The Information Policy Blog

The (unofficial) blog of the BCLA Information Policy Committee

Tag Archives: edward snowden

Elizabeth Denham and Terms & Conditions May Apply – #MDD2013

Media Democracy Days 2013 was this past weekend in Vancouver and I was glad to be able to attend. In the IPC we’d talked a couple of months ago about trying to get together a screening of the film Terms & Conditions May Apply, and were happily pre-empted from that by the Media Democracy Project showing the movie at the Cinematheque on Friday night. Thanks

Before showing the movie though, Elizabeth Denham talked to the audience about her role as Information and Privacy Commissioner for the province of BC. It was a good talk, which highlighted some of the important reasons citizens should be concerned about their lack of privacy and how their rights are being protected.

Her main themes were transparency and accountability and how those principles are necessary for a democratic government to function. “Sunlight is the best disinfectant” was one of the phrases she used. This led into a discussion of how every scandal one can think of in government has an Access to Information angle to it. It’s the perception of secrecy by those people in power that messes everything up, because an informed citizenry knows you shouldn’t just rely on the goodwill of the folks making up whatever government is in power at any given time.

One of the things she discussed was how new democracies are so much better at enshrining laws about transparency and privacy regulation than older, more established democracies. When a country makes a constitution now, privacy rights are clearly seen as fundamental and get strong wording to protect them (in theory – she didn’t provide any specific examples).

The biggest concern Denham had for the future was the complacency of our citizens on privacy and transparency issues. keep these issues of privacy in the front of people’s minds. Even though no Canadian Snowden has dropped a bunch of CSEC powerpoint presentations in our laps there should still be a deep concern about the systematic collection of our personal data. Denham encouraged the audience to advocate and politicize this issue, and really, that’s something that librarians have every opportunity to do.

There is a real divide out there between people who have the technical knowledge to deal with privacy invasions and the people without that knowledge. We are out there working with people and their information habits every day. We need to be using the goodwill we create to try to correct the imbalance between what corporations and governments know about us and what we know about them. Denham talked about how important it was to pull back the curtain enshrouding these secret decisions.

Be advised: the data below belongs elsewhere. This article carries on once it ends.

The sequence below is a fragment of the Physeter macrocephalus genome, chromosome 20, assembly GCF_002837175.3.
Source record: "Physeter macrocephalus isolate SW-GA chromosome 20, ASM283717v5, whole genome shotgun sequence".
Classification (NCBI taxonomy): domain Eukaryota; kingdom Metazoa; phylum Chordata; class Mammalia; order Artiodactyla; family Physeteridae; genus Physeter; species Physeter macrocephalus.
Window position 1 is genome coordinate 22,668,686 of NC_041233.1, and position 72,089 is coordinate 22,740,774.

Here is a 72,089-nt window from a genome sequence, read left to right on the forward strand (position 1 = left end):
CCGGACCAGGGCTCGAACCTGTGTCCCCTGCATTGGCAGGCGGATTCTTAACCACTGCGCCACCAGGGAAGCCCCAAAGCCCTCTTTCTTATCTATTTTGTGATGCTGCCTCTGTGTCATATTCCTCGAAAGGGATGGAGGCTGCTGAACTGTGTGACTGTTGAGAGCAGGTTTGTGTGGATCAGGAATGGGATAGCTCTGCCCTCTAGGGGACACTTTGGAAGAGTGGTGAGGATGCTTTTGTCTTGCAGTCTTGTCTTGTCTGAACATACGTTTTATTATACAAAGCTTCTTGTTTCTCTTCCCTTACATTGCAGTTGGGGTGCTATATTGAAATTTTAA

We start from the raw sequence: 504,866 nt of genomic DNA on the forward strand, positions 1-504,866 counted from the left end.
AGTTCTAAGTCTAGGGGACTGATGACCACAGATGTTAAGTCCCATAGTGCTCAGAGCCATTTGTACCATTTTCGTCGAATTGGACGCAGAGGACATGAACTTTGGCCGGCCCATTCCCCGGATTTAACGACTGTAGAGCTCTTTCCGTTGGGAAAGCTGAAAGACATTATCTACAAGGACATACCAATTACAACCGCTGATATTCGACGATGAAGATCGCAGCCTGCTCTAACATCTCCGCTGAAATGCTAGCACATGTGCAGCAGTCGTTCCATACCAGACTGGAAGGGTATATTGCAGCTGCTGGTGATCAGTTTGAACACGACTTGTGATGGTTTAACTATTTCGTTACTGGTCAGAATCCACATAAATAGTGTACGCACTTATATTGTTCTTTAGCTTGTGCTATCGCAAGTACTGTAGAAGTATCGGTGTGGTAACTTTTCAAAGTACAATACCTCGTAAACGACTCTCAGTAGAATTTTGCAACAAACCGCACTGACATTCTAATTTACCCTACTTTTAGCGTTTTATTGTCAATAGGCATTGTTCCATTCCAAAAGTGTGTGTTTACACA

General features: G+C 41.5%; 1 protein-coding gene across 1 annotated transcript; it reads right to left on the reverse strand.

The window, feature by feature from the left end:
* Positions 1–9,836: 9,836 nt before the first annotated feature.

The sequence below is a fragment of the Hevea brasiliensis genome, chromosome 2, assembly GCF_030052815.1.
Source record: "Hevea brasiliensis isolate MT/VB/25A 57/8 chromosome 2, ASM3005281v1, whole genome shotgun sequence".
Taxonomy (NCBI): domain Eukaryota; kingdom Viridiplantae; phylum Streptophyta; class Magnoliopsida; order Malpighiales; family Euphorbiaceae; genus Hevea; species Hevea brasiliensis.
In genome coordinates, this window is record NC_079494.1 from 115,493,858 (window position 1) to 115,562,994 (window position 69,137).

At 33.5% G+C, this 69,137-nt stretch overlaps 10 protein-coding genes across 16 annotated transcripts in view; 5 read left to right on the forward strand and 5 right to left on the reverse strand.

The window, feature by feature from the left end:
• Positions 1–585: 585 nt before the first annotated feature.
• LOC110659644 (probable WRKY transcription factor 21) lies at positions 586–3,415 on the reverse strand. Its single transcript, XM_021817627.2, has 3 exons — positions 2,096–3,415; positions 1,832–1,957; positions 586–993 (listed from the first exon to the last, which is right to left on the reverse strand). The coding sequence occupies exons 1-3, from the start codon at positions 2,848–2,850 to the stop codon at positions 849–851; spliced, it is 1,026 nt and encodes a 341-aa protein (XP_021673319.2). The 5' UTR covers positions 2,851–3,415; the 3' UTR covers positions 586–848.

The movie

Terms & Conditions May Apply is a movie about the things we agree to when we click through End User Licensing Agreements and how much information we are giving away to be used against us later. There were interviews with people from the EFF and the ACLU as well as with people held on pre-crime charges and the British guy who was banned from entering the US because he tweeted about how he was ready to go destroy America.

The movie was completed before Snowden and his big revelations about the NSA, but there was an added-on postscript mentioning it and how much that plays into the rest of the film.

It was a good documentary. If you’ve been immersing yourself in these types of issues there wasn’t a lot of really new stuff, but there was an ambush interview of Mark Zuckerberg, which was done well and used effectively. The weirdest part was that they had Orson Scott Card talking for a few sentences. Thankfully, it wasn’t about his thoughts on homosexuality, but it was a little weird.

Breaking Cryptography Matters

This week we learned that Glenn Greenwald was not exaggerating when he said that there was more in Edward Snowden’s leaked info than we had seen thus far. It turns out the NSA (and the GCHQ, its UK equivalent) has been using many methods to attack ubiquitous encryption on the internet:

Those methods include covert measures to ensure NSA control over setting of international encryption standards, the use of supercomputers to break encryption with “brute force”, and – the most closely guarded secret of all – collaboration with technology companies and internet service providers themselves.

Through these covert partnerships, the agencies have inserted secret vulnerabilities – known as backdoors or trapdoors – into commercial encryption software.

This is different from saying that the NSA had cracked everyone’s encryption, but it appears that they’ve been undermining everyone’s privacy and security with the complicity of major technology companies.

This is a big fucking deal.

Part of the reason is because putting in secret vulnerabilities means that dedicated non-governmental agents can find those vulnerabilities and exploit them.

There are ways to protect your security online, but seriously, if the NSA really wanted something about you (and I’m assuming here that most of this blog’s readers are Canadians, thus foreigners to the NSA and fair game for spying on their information conveniently passing through US data-centres) they can get it. From Bruce Schneier:

This kind of thing is done by its TAO – Tailored Access Operations – group. TAO has a menu of exploits it can serve up against your computer – whether you’re running Windows, Mac OS, Linux, iOS, or something else – and a variety of tricks to get them on to your computer. Your anti-virus software won’t detect them, and you’d have trouble finding them even if you knew where to look. These are hacker tools designed by hackers with an essentially unlimited budget. What I took away from reading the Snowden documents was that if the NSA wants in to your computer, it’s in. Period.

In Wired Kim Zetter lays out a bit of the history of this program, called Bullrun:

The ten-year Bullrun program began after the U.S. government failed in its pla to place a backdoor, the so-called Clipper chip, into encryption that would have allowed it to eavesdrop on communications at will. Without the Clipper chip, the government launched a systematic plan using trickery and other methods to circumvent encryption and achieved an unspecified breakthrough in 2010. In the wake of this, according to one document, “vast amounts of encrypted Internet data which have up till now been discarded are now exploitable.”